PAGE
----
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Why the semiconductor chip shortage matters to Africa

File picture: Reuters/Kim Kyung-Hoon

File picture: Reuters/Kim Kyung-Hoon

Published Aug 4, 2021


Cape Town - As technology continues to advance, now more rapidly than before because of the Covid-19 pandemic which has boosted virtual communication, the demand for semiconductor chips has outstripped supply, hampering output from many companies across the globe.

The chips are tiny electronic components or transistors made from silicon which gather and process information and control the movement of electric current from one component to another.

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They enable electronic devices to work and their properties can be altered to meet the needs of the components.

Everyday appliances from washing machines to game consoles, as well as laptops, tablets, smartphones, smart TVs and medical equipment have been affected by the semiconductor shortage.

“What it will mean is (the average person) can’t get something, or prices are slightly higher,” Alan Priestley, an analyst at Gartner told CNBC.

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According to the South China Morning Post, there are not many companies around the world that can manufacture silicon wafers and older factories have not upgraded their production lines as the technology advanced.

The rapid increase in sophisticated products that now require these chips has increased with the automotive industry being a prime example. Previously, cars needed basic on-board computer systems, but this has changed with the advancement of electric vehicles which rely heavily on the chips.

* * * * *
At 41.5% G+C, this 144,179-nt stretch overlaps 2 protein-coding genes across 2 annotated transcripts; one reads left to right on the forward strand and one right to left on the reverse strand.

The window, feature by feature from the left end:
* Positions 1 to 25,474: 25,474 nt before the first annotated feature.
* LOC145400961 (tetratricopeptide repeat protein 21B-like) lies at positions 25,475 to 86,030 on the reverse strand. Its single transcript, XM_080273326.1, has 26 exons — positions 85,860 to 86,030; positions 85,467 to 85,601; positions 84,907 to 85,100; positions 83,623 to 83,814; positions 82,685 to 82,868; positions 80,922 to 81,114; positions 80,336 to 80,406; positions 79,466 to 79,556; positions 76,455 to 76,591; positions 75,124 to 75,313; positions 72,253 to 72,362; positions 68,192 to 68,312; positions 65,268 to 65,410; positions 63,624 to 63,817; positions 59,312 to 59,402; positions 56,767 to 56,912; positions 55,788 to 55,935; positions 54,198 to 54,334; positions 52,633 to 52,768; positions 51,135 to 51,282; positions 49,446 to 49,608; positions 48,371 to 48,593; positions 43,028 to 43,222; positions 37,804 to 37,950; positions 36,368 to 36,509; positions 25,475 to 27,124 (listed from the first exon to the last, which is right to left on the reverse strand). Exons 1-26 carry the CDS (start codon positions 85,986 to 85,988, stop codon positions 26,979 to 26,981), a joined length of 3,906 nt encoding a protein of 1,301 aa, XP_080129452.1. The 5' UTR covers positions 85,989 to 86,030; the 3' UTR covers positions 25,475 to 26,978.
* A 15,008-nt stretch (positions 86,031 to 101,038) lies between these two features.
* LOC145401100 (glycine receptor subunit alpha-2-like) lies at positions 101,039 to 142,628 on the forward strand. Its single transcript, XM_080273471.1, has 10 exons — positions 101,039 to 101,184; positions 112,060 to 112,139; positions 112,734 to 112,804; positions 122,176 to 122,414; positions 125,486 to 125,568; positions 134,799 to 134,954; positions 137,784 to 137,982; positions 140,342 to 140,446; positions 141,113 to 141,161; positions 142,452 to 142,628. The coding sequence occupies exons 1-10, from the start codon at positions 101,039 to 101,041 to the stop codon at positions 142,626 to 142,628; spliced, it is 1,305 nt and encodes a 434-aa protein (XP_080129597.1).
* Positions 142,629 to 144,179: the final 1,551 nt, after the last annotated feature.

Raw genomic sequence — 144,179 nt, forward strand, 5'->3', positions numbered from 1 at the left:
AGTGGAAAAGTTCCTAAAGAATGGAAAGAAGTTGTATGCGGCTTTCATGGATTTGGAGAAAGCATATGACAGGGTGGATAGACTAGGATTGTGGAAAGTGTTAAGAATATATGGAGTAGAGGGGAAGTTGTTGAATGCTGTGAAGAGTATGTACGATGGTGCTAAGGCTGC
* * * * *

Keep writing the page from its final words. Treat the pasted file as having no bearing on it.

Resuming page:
Another reason for the shortage is Covid-19, which has resulted in lockdowns globally, leading to more people working from home. This has not only made people more reliant on tech devices, but the lockdowns have also hampered production lines.

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Geopolitical tensions between the United States and China have also been a major contributor to the shortage, after the latter was as hit by sanctions during Donald Trump’s presidency.

More than five billion people across the world use smartphones and according to a survey done by Research ICT Africa, around two in 10 people on the continent now own a smartphone.

The survey also found that the number of people older than 15 who use the internet has increased from 15% in 2007 to 28% in 2017. The semiconductor shortage will ultimately affect Africans using the internet to grow their small businesses.

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The BBC cited the example of Douglas Wanjala and his wife, farmers in Nanyuki, Kenya who run a small business growing maize and potatoes and use their smartphones to market and find buyers for their crops.

While many will feel the impact of the shortage or delay in their favourite products and appliances, those in rural areas will further struggle to connect to the world or access basic information such as weather forecasts for running a farm, finding business investments and access to online education.

African News Agency (ANA)

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